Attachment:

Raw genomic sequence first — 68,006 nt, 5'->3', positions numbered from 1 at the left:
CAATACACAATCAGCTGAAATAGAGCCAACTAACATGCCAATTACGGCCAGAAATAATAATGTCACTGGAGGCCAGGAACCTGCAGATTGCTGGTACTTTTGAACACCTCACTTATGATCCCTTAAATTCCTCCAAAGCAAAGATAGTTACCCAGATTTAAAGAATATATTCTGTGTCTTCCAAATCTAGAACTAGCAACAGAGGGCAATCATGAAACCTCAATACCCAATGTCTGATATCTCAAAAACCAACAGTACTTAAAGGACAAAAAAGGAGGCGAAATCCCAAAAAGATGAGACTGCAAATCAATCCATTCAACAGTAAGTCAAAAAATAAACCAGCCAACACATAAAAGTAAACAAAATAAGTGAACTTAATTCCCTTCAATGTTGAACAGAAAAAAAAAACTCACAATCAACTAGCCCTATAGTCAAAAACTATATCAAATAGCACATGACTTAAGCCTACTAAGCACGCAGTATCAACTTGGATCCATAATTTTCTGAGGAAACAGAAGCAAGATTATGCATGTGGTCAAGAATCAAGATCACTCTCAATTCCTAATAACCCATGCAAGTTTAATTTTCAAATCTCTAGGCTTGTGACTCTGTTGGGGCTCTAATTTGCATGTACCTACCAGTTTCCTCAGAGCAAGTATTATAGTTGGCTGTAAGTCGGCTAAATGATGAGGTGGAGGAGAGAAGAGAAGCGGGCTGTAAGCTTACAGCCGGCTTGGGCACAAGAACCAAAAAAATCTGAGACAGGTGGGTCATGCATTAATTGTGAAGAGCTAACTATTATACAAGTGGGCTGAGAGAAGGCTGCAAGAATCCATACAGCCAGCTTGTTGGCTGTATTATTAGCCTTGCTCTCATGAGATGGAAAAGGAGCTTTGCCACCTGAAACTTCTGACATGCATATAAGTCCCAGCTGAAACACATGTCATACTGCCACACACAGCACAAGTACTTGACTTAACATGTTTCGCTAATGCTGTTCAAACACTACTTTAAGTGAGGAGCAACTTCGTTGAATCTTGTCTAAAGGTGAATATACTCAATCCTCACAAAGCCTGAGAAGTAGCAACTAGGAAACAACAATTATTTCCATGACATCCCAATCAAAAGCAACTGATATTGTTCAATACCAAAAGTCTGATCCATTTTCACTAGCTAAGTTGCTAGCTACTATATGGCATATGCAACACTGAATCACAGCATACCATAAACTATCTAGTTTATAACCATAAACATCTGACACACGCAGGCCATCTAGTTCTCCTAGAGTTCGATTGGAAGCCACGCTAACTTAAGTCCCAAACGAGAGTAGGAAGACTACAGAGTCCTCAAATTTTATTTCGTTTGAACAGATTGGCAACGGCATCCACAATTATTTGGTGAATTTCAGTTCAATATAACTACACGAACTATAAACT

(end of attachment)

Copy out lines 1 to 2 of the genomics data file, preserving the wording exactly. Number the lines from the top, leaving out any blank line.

Raw genomic sequence first — 68,006 nt, 5'->3', positions numbered from 1 at the left:
CAATACACAATCAGCTGAAATAGAGCCAACTAACATGCCAATTACGGCCAGAAATAATAATGTCACTGGAGGCCAGGAACCTGCAGATTGCTGGTACTTTTGAACACCTCACTTATGATCCCTTAAATTCCTCCAAAGCAAAGATAGTTACCCAGATTTAAAGAATATATTCTGTGTCTTCCAAATCTAGAACTAGCAACAGAGGGCAATCATGAAACCTCAATACCCAATGTCTGATATCTCAAAAACCAACAGTACTTAAAGGACAAAAAAGGAGGCGAAATCCCAAAAAGATGAGACTGCAAATCAATCCATTCAACAGTAAGTCAAAAAATAAACCAGCCAACACATAAAAGTAAACAAAATAAGTGAACTTAATTCCCTTCAATGTTGAACAGAAAAAAAAAACTCACAATCAACTAGCCCTATAGTCAAAAACTATATCAAATAGCACATGACTTAAGCCTACTAAGCACGCAGTATCAACTTGGATCCATAATTTTCTGAGGAAACAGAAGCAAGATTATGCATGTGGTCAAGAATCAAGATCACTCTCAATTCCTAATAACCCATGCAAGTTTAATTTTCAAATCTCTAGGCTTGTGACTCTGTTGGGGCTCTAATTTGCATGTACCTACCAGTTTCCTCAGAGCAAGTATTATAGTTGGCTGTAAGTCGGCTAAATGATGAGGTGGAGGAGAGAAGAGAAGCGGGCTGTAAGCTTACAGCCGGCTTGGGCACAAGAACCAAAAAAATCTGAGACAGGTGGGTCATGCATTAATTGTGAAGAGCTAACTATTATACAAGTGGGCTGAGAGAAGGCTGCAAGAATCCATACAGCCAGCTTGTTGGCTGTATTATTAGCCTTGCTCTCATGAGATGGAAAAGGAGCTTTGCCACCTGAAACTTCTGACATGCATATAAGTCCCAGCTGAAACACATGTCATACTGCCACACACAGCACAAGTACTTGACTTAACATGTTTCGCTAATGCTGTTCAAACACTACTTTAAGTGAGGAGCAACTTCGTTGAATCTTGTCTAAAGGTGAATATACTCAATCCTCACAAAGCCTGAGAAGTAGCAACTAGGAAACAACAATTATTTCCATGACATCCCAATCAAAAGCAACTGATATTGTTCAATACCAAAAGTCTGATCCATTTTCACTAGCTAAGTTGCTAGCTACTATATGGCATATGCAACACTGAATCACAGCATACCATAAACTATCTAGTTTATAACCATAAACATCTGACACACGCAGGCCATCTAGTTCTCCTAGAGTTCGATTGGAAGCCACGCTAACTTAAGTCCCAAACGAGAGTAGGAAGACTACAGAGTCCTCAAATTTTATTTCGTTTGAACAGATTGGCAACGGCATCCACAATTATTTGGTGAATTTCAGTTCAATATAACTACACGAACTATAAACT